Definitely auto to manual swap section 😉 I know I've done that a dozen times in my life 😁

That's pretty much a good chunk of the 1st Gen Ford Explorer posts on Explorer related Forums these days - M50DR1 Good, A4LD BAAAD!

~The Creeping Network~
My Website - https://sites.google.com/site/thecreepingnetwork/home
My Youtube Channel - https://www.youtube.com/creepingnet

Reply 513 of 545, by badmojo

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We've been looking for a new car for a while because we've outgrown the old one (kids / dogs keep getting bigger) and because the old one was 20 years old and in the process of dying. I couldn't have been less interested to be honest - cars were my everything at age 20 but age 40 something they were the equivalent of a washing machine in my mind.

We ended up getting the top of the line Subaru Outback because it had the most comfortable seats (my wife's main requirement) and I gotta say, I love this freaking thing. All the tech is wonderful and it's just so nice to drive - it reminds me of my first iPhone, a clear before-and-after that makes you wonder how you ever did without it.

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Reply 514 of 545, by Jasin Natael

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One thing that I am seeing in this thread is that while the car culture in other parts of the world differ wildly from how it is here in the Unites States.....there is certainly still a large group of people that are passionate about it, the world over.

Pretty cool

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Reply 515 of 545, by sf78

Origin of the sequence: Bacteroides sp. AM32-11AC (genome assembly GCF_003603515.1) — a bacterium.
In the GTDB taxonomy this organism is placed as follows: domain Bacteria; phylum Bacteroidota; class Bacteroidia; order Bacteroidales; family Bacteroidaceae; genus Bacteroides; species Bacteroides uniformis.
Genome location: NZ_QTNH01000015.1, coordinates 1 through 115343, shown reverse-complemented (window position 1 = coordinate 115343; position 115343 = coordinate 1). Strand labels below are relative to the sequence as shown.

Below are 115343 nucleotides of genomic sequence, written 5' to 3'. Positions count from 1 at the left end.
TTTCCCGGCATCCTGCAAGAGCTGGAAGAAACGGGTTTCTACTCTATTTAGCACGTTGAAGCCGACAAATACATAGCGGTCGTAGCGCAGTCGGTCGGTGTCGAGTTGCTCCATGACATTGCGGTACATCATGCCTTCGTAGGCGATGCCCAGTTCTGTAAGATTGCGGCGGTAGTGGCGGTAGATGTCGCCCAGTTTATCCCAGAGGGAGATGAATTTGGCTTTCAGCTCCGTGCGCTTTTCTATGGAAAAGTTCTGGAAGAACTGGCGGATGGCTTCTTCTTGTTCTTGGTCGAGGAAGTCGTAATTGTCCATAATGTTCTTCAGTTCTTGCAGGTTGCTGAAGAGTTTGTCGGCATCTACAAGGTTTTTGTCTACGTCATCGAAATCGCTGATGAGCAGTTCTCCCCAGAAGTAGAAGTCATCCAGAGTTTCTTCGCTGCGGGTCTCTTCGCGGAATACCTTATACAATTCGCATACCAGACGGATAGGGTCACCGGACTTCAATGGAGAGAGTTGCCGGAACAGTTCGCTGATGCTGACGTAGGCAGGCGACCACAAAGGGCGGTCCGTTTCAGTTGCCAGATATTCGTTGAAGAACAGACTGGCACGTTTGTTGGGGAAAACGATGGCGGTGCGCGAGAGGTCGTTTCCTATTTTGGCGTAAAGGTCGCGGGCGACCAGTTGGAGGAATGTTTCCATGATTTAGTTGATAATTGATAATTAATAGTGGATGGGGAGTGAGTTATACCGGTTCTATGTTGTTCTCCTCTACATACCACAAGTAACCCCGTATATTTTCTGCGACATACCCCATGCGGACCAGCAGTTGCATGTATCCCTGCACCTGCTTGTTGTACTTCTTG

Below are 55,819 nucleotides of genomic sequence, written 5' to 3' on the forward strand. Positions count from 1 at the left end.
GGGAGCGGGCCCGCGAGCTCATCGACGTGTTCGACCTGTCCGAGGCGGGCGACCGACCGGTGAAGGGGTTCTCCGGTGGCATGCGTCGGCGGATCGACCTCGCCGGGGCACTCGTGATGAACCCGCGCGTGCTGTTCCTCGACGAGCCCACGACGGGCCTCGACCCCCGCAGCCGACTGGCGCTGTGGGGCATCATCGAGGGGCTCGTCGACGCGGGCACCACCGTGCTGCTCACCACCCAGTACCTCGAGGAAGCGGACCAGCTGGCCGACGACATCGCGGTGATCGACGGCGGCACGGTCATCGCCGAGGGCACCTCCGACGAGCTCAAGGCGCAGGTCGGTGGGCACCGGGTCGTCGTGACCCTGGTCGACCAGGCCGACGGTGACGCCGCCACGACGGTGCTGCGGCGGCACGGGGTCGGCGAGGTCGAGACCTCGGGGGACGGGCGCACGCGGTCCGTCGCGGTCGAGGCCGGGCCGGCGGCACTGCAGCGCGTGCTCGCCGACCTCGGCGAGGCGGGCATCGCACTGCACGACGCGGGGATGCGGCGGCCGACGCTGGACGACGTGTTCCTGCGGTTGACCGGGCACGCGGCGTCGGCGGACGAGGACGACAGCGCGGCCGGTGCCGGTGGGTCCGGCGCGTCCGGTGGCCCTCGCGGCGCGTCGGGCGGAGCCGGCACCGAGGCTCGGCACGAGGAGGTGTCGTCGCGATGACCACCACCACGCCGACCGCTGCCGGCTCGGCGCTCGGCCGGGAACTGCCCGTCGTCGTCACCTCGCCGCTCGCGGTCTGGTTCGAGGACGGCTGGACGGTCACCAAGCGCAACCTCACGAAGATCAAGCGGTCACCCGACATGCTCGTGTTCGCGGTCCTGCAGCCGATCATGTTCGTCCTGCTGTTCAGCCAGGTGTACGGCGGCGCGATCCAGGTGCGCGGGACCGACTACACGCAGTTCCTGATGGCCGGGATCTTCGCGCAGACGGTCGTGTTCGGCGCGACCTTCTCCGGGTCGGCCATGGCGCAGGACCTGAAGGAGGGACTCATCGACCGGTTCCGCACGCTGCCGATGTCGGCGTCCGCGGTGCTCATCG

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Jed118 wrote on 2021-04-14, 17:50:

That sounds like a European problem. Around here, we don't have any specific taxes. We don't even have emissions tests anymore. The only advantage to having a small car is literally the savings on gasoline. And probably insurance. Other than that, we're free to drive what we want, and the gov't will randomly apply blanket carbon taxes at the pumps. Once my Sonata starts to age and become less reliable, I will seriously look into electric cars.

Not a problem as such, more of a (annoying) necessity. What the main problem is that large polluters like China and US haven't implemented similar methods. In European legislation it mainly stems from the poor air quality of larger cities and heavy traffic in general. Obviously electric cars are better suited for short distance Europe than some desolate area. The charging infrastructure isn't quite there yet, but it will be in a few years. Hopefully cheaper 2nd hand electrics are also available at that time.

Reply 516 of 545, by Jasin Natael

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sf78 wrote on 2021-04-16, 12:29:
Jed118 wrote on 2021-04-14, 17:50: